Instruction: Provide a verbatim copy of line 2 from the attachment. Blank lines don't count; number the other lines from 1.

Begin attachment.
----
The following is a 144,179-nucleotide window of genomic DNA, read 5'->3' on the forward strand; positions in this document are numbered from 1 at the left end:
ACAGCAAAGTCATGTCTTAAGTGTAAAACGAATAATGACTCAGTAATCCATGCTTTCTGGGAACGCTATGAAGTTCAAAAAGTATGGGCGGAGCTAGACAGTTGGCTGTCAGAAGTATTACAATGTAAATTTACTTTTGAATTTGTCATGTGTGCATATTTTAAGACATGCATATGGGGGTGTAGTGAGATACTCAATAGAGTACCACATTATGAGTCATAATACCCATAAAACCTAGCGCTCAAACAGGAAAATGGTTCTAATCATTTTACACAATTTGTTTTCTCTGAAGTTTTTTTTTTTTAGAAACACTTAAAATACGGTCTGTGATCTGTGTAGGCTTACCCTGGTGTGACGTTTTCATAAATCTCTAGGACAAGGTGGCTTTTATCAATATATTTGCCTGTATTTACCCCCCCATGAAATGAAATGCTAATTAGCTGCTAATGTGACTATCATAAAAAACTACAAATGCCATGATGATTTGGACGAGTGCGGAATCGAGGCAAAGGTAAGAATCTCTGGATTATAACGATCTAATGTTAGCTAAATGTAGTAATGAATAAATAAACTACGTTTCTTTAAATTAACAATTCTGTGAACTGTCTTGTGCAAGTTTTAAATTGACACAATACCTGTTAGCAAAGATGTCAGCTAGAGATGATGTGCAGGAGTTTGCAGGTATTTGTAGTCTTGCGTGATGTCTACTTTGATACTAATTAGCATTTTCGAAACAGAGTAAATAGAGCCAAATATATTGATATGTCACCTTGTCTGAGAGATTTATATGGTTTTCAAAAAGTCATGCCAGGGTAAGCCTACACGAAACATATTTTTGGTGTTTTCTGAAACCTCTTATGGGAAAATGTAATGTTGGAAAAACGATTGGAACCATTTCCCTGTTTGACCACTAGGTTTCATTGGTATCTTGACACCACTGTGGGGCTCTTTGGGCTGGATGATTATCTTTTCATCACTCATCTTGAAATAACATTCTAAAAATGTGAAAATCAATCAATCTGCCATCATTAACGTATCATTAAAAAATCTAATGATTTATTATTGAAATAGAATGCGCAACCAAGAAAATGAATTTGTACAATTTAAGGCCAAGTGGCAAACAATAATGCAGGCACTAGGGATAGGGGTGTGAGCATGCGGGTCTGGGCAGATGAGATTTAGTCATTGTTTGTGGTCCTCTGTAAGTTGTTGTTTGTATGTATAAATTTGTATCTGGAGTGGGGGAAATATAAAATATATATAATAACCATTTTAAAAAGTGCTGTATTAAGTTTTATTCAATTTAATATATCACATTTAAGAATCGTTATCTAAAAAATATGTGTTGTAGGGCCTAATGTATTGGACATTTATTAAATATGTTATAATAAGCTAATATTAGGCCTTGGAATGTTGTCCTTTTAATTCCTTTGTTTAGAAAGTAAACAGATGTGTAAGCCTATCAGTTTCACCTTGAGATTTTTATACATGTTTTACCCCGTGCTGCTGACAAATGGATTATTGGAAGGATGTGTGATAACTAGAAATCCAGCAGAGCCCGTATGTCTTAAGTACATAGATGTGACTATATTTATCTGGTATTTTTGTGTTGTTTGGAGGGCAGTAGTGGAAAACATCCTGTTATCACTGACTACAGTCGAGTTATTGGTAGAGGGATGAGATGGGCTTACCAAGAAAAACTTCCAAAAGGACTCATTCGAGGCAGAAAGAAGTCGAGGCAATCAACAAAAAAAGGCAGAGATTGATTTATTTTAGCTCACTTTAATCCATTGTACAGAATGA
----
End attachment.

ACAGCAAAGTCATGTCTTAAGTGTAAAACGAATAATGACTCAGTAATCCATGCTTTCTGGGAACGCTATGAAGTTCAAAAAGTATGGGCGGAGCTAGACAGTTGGCTGTCAGAAGTATTACAATGTAAATTTACTTTTGAATTTGTCATGTGTGCATATTTTAAGACATGCATATGGGGGTGTAGTGAGATACTCAATAGAGTACCACATTATGAGTCATAATACCCATAAAACCTAGCGCTCAAACAGGAAAATGGTTCTAATCATTTTACACAATTTGTTTTCTCTGAAGTTTTTTTTTTTTAGAAACACTTAAAATACGGTCTGTGATCTGTGTAGGCTTACCCTGGTGTGACGTTTTCATAAATCTCTAGGACAAGGTGGCTTTTATCAATATATTTGCCTGTATTTACCCCCCCATGAAATGAAATGCTAATTAGCTGCTAATGTGACTATCATAAAAAACTACAAATGCCATGATGATTTGGACGAGTGCGGAATCGAGGCAAAGGTAAGAATCTCTGGATTATAACGATCTAATGTTAGCTAAATGTAGTAATGAATAAATAAACTACGTTTCTTTAAATTAACAATTCTGTGAACTGTCTTGTGCAAGTTTTAAATTGACACAATACCTGTTAGCAAAGATGTCAGCTAGAGATGATGTGCAGGAGTTTGCAGGTATTTGTAGTCTTGCGTGATGTCTACTTTGATACTAATTAGCATTTTCGAAACAGAGTAAATAGAGCCAAATATATTGATATGTCACCTTGTCTGAGAGATTTATATGGTTTTCAAAAAGTCATGCCAGGGTAAGCCTACACGAAACATATTTTTGGTGTTTTCTGAAACCTCTTATGGGAAAATGTAATGTTGGAAAAACGATTGGAACCATTTCCCTGTTTGACCACTAGGTTTCATTGGTATCTTGACACCACTGTGGGGCTCTTTGGGCTGGATGATTATCTTTTCATCACTCATCTTGAAATAACATTCTAAAAATGTGAAAATCAATCAATCTGCCATCATTAACGTATCATTAAAAAATCTAATGATTTATTATTGAAATAGAATGCGCAACCAAGAAAATGAATTTGTACAATTTAAGGCCAAGTGGCAAACAATAATGCAGGCACTAGGGATAGGGGTGTGAGCATGCGGGTCTGGGCAGATGAGATTTAGTCATTGTTTGTGGTCCTCTGTAAGTTGTTGTTTGTATGTATAAATTTGTATCTGGAGTGGGGGAAATATAAAATATATATAATAACCATTTTAAAAAGTGCTGTATTAAGTTTTATTCAATTTAATATATCACATTTAAGAATCGTTATCTAAAAAATATGTGTTGTAGGGCCTAATGTATTGGACATTTATTAAATATGTTATAATAAGCTAATATTAGGCCTTGGAATGTTGTCCTTTTAATTCCTTTGTTTAGAAAGTAAACAGATGTGTAAGCCTATCAGTTTCACCTTGAGATTTTTATACATGTTTTACCCCGTGCTGCTGACAAATGGATTATTGGAAGGATGTGTGATAACTAGAAATCCAGCAGAGCCCGTATGTCTTAAGTACATAGATGTGACTATATTTATCTGGTATTTTTGTGTTGTTTGGAGGGCAGTAGTGGAAAACATCCTGTTATCACTGACTACAGTCGAGTTATTGGTAGAGGGATGAGATGGGCTTACCAAGAAAAACTTCCAAAAGGACTCATTCGAGGCAGAAAGAAGTCGAGGCAATCAACAAAAAAAGGCAGAGATTGATTTATTTTAGCTCACTTTAATCCATTGTACAGAATGA